“I’m very instinctive about casting,” Vaughn says of his first meeting with Egerton regarding Kingsman. “Literally, as he walked in I was just, ‘Wow.’ He had the right attitude and look. I was crossing my fingers when we pressed ‘record’ on the camera, thinking, ‘Please act as well as you look.’ I was a little freaked out when he said he’d never been on a movie set before, but he was so talented. He had this interesting, strange combination of confidence and humility.”

Kingsman went on to gross $414?million worldwide and turned Egerton into an up-and-coming star. He further stretched his chops by playing Alicia Vikander’s doomed brother in the 2014 World War I drama Testament of Youth, a psychopath in the 2015 gangster movie Legend and a British ski-jumper in the 2016 Michael Edwards biopic Eddie the Eagle, which happened to be directed by actor-turned-filmmaker Dexter Fletcher, the guy who’d end up directing Egerton in Rocketman. Oh, and there was also a role as a crooning ape in 2016’s animated musical Sing, where Egerton’s big number was John’s “I’m Still Standing” (a favorite, he says, of his two younger half-sisters).

Of course, there were disappointments along the way. Like losing the title role in Solo: A Star Wars Story to Alden Ehrenreich. “I didn’t go to the last audition because it didn’t feel right to me,” Egerton says. “To be honest, I think it was always going to be Alden’s part.” Even some of the roles he landed didn’t turn out to be such great luck. As the lead in 2018’s Robin Hood, he presided over one of Lionsgate’s more expensive and embarrassing flops. “I don’t regret it,” he says. “I thought the pitch was genuinely interesting, and I thought it sounded like a legitimate, gritty reimagining of something that’s always been dealt with in a flowery, glossy way.”

But it was while playing Eggsy again in Vaughn’s 2017 secret agent sequel, Kingsman: The Golden Circle, that Egerton made an impression that would fast-track his casting in Rocketman. That’s where he met Elton John, who had a small part (as a kidnapped Elton John) in the film. “Elton and I were like, ‘Wow, this guy is really handsome and has a real striking presence,’?” remembers David Furnish, John’s husband and romantic partner for 26 years. “We took a real shine to him.”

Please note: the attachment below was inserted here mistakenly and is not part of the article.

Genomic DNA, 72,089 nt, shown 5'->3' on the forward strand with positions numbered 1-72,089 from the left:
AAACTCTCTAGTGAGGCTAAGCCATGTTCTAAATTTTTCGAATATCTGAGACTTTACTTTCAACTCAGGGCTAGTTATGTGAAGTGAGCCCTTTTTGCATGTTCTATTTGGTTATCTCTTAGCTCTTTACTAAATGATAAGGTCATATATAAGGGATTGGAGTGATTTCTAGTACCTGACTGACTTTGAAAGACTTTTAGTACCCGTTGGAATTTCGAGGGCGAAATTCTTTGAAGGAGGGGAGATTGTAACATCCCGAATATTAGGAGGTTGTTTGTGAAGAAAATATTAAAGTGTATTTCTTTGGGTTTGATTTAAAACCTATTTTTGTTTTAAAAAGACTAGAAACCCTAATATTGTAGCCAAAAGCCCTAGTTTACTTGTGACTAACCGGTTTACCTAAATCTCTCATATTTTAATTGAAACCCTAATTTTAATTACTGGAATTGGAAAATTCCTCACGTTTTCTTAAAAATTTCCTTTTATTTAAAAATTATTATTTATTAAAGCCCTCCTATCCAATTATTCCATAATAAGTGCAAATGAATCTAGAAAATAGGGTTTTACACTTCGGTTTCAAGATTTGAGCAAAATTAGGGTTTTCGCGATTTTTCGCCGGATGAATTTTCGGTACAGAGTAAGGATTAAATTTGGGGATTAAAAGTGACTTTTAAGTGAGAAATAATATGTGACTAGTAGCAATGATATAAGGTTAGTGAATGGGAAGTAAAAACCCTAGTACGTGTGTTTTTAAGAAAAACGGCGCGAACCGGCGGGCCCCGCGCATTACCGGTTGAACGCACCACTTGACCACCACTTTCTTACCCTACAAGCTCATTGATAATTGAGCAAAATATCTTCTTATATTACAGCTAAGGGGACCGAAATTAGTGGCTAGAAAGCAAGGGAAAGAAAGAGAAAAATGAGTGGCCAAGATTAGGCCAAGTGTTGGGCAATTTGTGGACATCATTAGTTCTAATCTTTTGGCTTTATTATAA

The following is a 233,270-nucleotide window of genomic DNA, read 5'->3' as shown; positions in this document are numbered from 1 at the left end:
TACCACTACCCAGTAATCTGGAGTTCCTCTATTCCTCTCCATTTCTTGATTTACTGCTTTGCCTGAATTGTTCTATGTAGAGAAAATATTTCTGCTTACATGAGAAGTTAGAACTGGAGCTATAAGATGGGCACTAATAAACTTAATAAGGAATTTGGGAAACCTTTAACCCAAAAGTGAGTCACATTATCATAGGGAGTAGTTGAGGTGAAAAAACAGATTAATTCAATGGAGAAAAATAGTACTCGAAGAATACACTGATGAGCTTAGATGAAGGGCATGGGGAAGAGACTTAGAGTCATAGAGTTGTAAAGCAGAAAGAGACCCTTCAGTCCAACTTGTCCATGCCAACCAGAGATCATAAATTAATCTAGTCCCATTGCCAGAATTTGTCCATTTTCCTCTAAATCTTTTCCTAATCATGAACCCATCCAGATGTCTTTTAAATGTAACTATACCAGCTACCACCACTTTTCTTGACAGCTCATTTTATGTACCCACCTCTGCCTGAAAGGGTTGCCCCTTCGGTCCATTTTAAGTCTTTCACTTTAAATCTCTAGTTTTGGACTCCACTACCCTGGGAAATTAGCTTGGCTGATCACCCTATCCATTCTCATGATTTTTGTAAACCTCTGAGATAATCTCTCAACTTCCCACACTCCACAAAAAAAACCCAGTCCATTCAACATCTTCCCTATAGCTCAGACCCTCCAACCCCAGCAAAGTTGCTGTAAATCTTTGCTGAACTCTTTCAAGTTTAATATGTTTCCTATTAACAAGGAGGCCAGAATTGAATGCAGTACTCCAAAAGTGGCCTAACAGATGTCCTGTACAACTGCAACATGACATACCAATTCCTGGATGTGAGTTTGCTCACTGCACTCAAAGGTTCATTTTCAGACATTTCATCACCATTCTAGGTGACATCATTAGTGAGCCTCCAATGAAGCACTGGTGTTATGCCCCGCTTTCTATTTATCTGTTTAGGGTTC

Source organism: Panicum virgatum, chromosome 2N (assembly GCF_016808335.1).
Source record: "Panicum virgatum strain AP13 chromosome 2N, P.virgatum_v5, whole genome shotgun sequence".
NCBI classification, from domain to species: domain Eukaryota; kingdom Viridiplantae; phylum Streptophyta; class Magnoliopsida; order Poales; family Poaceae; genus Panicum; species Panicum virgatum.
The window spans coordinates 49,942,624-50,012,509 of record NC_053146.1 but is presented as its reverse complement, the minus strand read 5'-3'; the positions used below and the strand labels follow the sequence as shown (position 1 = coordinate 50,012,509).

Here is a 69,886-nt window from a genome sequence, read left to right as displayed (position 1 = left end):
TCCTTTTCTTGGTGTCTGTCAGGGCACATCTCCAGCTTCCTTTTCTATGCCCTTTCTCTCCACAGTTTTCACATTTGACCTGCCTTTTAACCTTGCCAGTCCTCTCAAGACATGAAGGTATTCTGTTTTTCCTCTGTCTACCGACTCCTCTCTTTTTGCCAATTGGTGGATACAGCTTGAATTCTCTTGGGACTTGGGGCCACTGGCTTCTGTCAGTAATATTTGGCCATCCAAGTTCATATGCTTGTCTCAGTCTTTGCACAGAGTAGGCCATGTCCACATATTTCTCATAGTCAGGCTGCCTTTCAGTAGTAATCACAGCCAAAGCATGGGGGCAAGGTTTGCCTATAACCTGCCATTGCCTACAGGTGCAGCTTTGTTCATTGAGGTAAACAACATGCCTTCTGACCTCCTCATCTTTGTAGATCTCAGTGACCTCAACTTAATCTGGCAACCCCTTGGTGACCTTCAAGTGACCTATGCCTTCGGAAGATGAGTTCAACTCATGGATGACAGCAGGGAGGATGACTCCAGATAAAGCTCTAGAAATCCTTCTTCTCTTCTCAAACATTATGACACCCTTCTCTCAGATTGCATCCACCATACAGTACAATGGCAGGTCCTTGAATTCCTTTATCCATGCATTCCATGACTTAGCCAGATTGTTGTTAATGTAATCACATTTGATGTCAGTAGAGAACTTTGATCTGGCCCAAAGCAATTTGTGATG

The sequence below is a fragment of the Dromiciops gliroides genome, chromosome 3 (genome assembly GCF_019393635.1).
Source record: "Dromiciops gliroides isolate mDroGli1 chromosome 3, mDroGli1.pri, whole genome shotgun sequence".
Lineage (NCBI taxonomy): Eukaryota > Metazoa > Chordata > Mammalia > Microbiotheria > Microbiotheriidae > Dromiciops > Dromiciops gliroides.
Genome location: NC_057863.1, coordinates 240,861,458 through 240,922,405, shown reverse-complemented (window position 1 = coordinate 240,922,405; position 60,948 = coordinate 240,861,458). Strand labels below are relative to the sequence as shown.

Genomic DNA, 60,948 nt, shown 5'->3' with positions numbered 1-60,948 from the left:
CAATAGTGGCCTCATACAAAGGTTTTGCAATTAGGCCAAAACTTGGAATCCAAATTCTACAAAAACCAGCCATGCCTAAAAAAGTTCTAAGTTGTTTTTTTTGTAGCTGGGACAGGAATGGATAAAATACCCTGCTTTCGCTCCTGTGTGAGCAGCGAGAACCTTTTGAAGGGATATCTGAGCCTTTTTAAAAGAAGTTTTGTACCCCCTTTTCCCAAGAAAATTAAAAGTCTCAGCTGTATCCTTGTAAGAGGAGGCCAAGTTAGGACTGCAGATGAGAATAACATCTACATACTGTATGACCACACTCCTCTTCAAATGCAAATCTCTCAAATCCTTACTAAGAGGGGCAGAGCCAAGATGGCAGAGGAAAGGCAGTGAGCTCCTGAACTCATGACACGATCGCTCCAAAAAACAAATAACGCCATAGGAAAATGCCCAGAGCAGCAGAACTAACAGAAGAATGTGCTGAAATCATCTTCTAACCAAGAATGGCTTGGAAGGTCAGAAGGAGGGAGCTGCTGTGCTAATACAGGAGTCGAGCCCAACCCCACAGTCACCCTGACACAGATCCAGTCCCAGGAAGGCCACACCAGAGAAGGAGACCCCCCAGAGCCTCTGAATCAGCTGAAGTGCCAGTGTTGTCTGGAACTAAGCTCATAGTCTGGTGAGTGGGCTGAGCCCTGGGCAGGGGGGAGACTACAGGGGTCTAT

When Vaughn was in the final stages of editing Kingsman 2, Furnish happened to mention that he and John were having trouble getting Rocketman off the ground. They’d been developing the project at Universal’s specialty label, Focus Features, with Tom Hardy attached to star and Michael Gracey helming. But the film was too expensive for Focus and the Lee Hall-penned script was too gritty (lots of booze and drugs, a suicide attempt, sex scenes between John and his music manager John Reid) for Universal. Still, the deep-pocketed Vaughn flipped for it and offered to produce and finance development through his Marv Films production house. “I said, ‘Look, I don’t understand how this hasn’t been made, and if you want me to team up with you, I’m in.’?” He only had two reservations. “I really think Tom Hardy is one of the best actors, but I felt he was too old for the role [Hardy is now 41],” he says. “And two, they said the idea was Tom was going to lip-sync.”

That’s when Vaughn brought up the name of the guy who belted out “I’m Still Standing” as Johnny the misunderstood gorilla in Sing. “John and Furnish were on the fence because they had Tom Hardy attached, but when they heard Taron sing, it was like a no brainer,” Vaughn says. “They were like, ‘OK, he’s unbelievable.’?”

Gracey was busy with The Greatest Showman, so Vaughn went looking for a new director. Fletcher, who filmed Egerton in Eddie the Eagle — which Vaughn had produced — seemed like a natural choice. Then he went looking for a new studio. In February 2018, Vaughn, Fletcher, Furnish and Rocketman‘s music producer Giles Martin sat behind a piano with a camera crew while Egerton sang “Don’t Let the Sun Go Down on Me” and “Your Song.” They presented the footage to Paramount chief Jim Gianopulos, who was still relatively new to the job (and who had worked with Egerton on the Kingsman movies and Eddie the Eagle while running Fox). Rocketman became one of Gianopulos’ first green lights at the studio, which retains worldwide rights after buying out Vaughn’s stake (“I’m kind of kicking myself now,” the producer says). Brian Oliver’s New Republic Pictures also has a financial stake in the film.

From there, it was months of recording songs at the storied Abbey Road Studios, then working with the choreographers on elaborate dance routines. That was followed by costume fittings and more costume fittings. “I wouldn’t be surprised if it was somewhere between 50 and 100 hours of fittings,” Egerton says. Teeth were made to reproduce John’s gap, but Fletcher hated them, worrying that it would impede Egerton’s ability to sing and speak. “I felt very strongly that I could do it, but he was absolutely adamant,” Egerton says. “I got quite stressed out about it and I asked the designer, ‘Could we paint the gap in?’ It was a little bit messy, but between that and the visual effects team, that’s how we created the gap.’?”

John’s receding hairline turned out to be an even more vexing cinematic challenge. For many of the scenes, the hair team dyed Egerton’s locks, thinned them out with a razor and shaved Egerton’s hairline up. For other scenes, they used a bald cap. “I spent six months last year with my hairline up here,” he says, pointing to mid-scalp. “It was just horrible. They had to reshave it every day. I looked like Krusty the Clown.”